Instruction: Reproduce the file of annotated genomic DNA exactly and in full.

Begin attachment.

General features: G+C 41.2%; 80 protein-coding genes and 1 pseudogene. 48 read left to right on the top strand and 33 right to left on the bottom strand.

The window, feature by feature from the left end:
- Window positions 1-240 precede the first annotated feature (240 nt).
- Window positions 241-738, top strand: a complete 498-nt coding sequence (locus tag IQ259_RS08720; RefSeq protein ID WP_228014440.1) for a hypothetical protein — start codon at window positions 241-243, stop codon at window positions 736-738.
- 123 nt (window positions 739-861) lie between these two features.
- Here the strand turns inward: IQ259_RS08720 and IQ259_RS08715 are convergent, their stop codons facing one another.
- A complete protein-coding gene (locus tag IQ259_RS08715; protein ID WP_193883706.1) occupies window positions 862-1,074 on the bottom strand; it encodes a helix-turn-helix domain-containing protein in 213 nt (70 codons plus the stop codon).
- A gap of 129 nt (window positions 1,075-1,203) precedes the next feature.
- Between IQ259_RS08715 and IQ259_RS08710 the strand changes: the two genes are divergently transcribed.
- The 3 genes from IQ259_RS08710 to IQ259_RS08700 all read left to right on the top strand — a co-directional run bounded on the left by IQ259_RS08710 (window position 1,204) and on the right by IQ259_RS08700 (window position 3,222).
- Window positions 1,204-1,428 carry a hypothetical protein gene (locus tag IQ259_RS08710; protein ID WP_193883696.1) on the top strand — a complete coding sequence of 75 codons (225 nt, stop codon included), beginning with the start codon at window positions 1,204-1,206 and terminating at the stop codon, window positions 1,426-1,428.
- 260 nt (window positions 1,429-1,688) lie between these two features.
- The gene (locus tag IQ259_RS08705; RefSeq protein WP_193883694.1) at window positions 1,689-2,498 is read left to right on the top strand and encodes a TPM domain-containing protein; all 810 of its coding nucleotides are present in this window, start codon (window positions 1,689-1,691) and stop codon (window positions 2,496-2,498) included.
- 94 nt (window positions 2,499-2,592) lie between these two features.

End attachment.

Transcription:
General features: G+C 41.2%; 80 protein-coding genes and 1 pseudogene. 48 read left to right on the top strand and 33 right to left on the bottom strand.

The window, feature by feature from the left end:
- Window positions 1-240 precede the first annotated feature (240 nt).
- Window positions 241-738, top strand: a complete 498-nt coding sequence (locus tag IQ259_RS08720; RefSeq protein ID WP_228014440.1) for a hypothetical protein — start codon at window positions 241-243, stop codon at window positions 736-738.
- 123 nt (window positions 739-861) lie between these two features.
- Here the strand turns inward: IQ259_RS08720 and IQ259_RS08715 are convergent, their stop codons facing one another.
- A complete protein-coding gene (locus tag IQ259_RS08715; protein ID WP_193883706.1) occupies window positions 862-1,074 on the bottom strand; it encodes a helix-turn-helix domain-containing protein in 213 nt (70 codons plus the stop codon).
- A gap of 129 nt (window positions 1,075-1,203) precedes the next feature.
- Between IQ259_RS08715 and IQ259_RS08710 the strand changes: the two genes are divergently transcribed.
- The 3 genes from IQ259_RS08710 to IQ259_RS08700 all read left to right on the top strand — a co-directional run bounded on the left by IQ259_RS08710 (window position 1,204) and on the right by IQ259_RS08700 (window position 3,222).
- Window positions 1,204-1,428 carry a hypothetical protein gene (locus tag IQ259_RS08710; protein ID WP_193883696.1) on the top strand — a complete coding sequence of 75 codons (225 nt, stop codon included), beginning with the start codon at window positions 1,204-1,206 and terminating at the stop codon, window positions 1,426-1,428.
- 260 nt (window positions 1,429-1,688) lie between these two features.
- The gene (locus tag IQ259_RS08705; RefSeq protein WP_193883694.1) at window positions 1,689-2,498 is read left to right on the top strand and encodes a TPM domain-containing protein; all 810 of its coding nucleotides are present in this window, start codon (window positions 1,689-1,691) and stop codon (window positions 2,496-2,498) included.
- 94 nt (window positions 2,499-2,592) lie between these two features.